Other Scandinavian crime writers may be better known, sell more copies or have more movies made from their work, but no one can thoroughly chill the blood the way Karin Fossum can.
It's not that Fossum is unknown. The London Sunday Times named her one of the 50 greatest crime writers of all time (Henning Mankell and the pioneering team of Maj Sjöwall and Per Wahlöö were the only other Scandinavians on the list), and her splendid "The Indian Bride" of a few years back won the
Yet as "The Caller" (Houghton Mifflin Harcourt: 256 pp., $25), the latest novel to feature Inspector Konrad Sejer and his colleague Inspector Jacob Skarre, demonstrates, this is one writer who very much deserves to be an even bigger deal.
For one thing, Fossum, who was a published poet before she turned to novels, has a restrained, elegant prose style. She's concerned with building character and motivation, and the fastidious effectiveness of her words is always exactly calibrated.
Fossum's books are bleak parables and moral horror stories about the impact and pervasiveness of evil, about, as Sejer himself muses this time around, "what was raw and brutal at the heart of every living creature."
Almost perversely, "The Caller" begins with a scene of pure happiness: A young mother named Lily works in the kitchen with her 8-month-old daughter, Margrete, asleep in her stroller in the backyard. "She had everything a woman could dream of: beauty, health and love," Fossum writes as the hairs involuntarily rise on the back of our necks. "A husband, a child and a home and garden with rhododendrons and lush flowers. She held life in the palm of her hand." But not for long.
A few pages later Lily discovers that child drenched in blood. Not her own, as it turns out, for Margrete has not been physically injured. But blood nevertheless, the first of a series of malicious pranks that completely unnerve a small Norwegian town.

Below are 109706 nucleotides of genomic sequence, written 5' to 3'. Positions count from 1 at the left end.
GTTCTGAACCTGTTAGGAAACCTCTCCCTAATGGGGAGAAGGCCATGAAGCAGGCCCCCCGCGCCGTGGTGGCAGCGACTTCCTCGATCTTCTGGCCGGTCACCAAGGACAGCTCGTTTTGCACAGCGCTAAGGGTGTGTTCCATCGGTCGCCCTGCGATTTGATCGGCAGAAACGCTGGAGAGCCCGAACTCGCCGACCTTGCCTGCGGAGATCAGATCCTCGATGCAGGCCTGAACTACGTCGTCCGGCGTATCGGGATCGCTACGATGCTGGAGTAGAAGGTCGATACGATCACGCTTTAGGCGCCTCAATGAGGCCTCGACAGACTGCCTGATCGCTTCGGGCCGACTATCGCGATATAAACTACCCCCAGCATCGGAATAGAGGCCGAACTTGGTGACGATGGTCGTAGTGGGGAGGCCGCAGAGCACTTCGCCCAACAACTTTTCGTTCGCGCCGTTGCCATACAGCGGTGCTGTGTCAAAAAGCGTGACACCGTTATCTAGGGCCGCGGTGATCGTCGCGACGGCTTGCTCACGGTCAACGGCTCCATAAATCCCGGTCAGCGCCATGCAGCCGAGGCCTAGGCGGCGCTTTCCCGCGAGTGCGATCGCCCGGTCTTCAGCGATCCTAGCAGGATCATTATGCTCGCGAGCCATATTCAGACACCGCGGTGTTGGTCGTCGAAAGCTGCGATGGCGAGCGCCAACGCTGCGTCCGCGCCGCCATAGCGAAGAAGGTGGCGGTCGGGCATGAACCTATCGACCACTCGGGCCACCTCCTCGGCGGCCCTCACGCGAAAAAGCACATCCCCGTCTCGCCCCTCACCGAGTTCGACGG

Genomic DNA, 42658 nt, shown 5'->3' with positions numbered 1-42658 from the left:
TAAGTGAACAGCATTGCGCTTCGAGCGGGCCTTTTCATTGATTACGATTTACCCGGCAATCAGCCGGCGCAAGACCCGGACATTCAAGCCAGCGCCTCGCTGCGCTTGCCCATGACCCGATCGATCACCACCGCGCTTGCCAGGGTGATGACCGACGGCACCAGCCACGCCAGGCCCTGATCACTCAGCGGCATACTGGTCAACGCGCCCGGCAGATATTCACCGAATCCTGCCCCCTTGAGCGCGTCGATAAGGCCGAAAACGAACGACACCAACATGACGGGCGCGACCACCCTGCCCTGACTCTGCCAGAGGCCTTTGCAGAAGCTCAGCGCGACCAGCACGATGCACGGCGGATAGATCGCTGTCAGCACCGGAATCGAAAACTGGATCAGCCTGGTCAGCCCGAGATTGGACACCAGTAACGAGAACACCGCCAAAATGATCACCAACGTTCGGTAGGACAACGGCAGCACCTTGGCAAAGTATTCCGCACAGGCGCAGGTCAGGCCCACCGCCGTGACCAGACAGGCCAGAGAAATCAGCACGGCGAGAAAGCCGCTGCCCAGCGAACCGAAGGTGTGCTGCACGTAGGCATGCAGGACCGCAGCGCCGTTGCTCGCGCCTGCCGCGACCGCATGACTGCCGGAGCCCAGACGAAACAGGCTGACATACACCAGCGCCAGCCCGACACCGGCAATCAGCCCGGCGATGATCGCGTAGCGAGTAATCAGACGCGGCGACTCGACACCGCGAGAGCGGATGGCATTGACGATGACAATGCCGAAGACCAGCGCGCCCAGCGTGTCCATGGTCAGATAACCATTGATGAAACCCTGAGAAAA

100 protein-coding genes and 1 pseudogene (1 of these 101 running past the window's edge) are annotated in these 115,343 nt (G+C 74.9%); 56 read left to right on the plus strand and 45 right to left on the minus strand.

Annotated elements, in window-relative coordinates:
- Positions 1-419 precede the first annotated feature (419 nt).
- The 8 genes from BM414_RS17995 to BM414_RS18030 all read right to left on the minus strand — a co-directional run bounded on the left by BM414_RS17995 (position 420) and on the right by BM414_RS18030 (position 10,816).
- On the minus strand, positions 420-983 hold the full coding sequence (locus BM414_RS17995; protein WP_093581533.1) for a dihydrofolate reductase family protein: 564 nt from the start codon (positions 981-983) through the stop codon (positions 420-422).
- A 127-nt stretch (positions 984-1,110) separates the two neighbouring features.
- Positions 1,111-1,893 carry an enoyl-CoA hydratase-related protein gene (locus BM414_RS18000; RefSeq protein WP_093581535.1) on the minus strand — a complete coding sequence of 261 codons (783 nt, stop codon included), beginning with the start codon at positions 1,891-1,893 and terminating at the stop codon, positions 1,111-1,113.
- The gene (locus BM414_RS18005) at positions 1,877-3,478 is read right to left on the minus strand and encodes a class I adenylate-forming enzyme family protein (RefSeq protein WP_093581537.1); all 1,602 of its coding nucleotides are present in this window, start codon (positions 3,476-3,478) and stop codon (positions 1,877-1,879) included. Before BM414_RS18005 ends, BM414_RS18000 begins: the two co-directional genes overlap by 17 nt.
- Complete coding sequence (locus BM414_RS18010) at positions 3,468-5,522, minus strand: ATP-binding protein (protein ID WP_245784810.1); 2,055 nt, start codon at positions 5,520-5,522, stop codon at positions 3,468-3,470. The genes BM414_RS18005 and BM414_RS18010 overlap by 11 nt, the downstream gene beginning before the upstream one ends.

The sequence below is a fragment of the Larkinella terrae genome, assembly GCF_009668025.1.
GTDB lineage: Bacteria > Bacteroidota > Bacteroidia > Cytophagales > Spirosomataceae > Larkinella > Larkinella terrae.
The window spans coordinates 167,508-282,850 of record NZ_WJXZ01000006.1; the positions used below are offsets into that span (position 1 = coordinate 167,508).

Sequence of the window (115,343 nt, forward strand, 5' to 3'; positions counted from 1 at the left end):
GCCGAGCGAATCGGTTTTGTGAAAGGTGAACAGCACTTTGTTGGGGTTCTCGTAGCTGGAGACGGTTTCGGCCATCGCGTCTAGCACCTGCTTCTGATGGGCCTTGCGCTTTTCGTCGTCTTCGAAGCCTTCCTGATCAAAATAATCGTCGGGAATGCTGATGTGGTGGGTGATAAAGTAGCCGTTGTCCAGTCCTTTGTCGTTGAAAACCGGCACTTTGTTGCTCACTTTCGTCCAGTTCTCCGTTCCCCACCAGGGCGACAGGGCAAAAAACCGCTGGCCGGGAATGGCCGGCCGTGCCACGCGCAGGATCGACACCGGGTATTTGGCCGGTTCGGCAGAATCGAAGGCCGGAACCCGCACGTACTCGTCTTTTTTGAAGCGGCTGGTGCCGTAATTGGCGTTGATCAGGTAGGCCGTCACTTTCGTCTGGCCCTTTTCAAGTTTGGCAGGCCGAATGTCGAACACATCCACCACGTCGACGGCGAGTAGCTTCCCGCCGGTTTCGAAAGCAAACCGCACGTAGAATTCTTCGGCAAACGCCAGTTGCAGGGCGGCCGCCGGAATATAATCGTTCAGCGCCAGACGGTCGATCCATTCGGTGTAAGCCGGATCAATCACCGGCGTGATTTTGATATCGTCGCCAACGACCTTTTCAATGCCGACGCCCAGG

When slow and deliberate Inspector Sejer hears about this, he is completely shocked, considering it "something much worse than a cruel joke. It was brazen, calculated and mean, like nothing they had ever seen." Topping it off is a note found on the inspector's doorstep: "Hell begins now."
Soon enough, other similar jokes bedevil the town, like a woman who reads her own death notice in the local newspaper. These events are especially disquieting, Sejer understands, because they are "a form of theft. Security has been stolen from them, and that's very serious. Without security, life is terribly difficult."
While the police have a hard time finding the perpetrator, Fossum places the reader under no such constraints. "The Caller" is not a whodunit, so we are introduced almost at once to the baby-faced nihilist behind these actions, a 17-year-old named Johnny Beskow. What Fossum is interested in is getting inside this young man's head, examining the reasons and motivation of someone delighted at his ability to disrupt an entire community. "Everyone lives on an edge, he thought, and I will push them over."
Yet no one in this book is omnipotent, the angry victims least of all, but also not the police or even the perpetrator. Events no one foresaw turn the "The Caller's" last pages into an unnerving study in unlooked-for crime and unexpected punishment. These stories will put you away, no questions asked.
— Kenneth Turan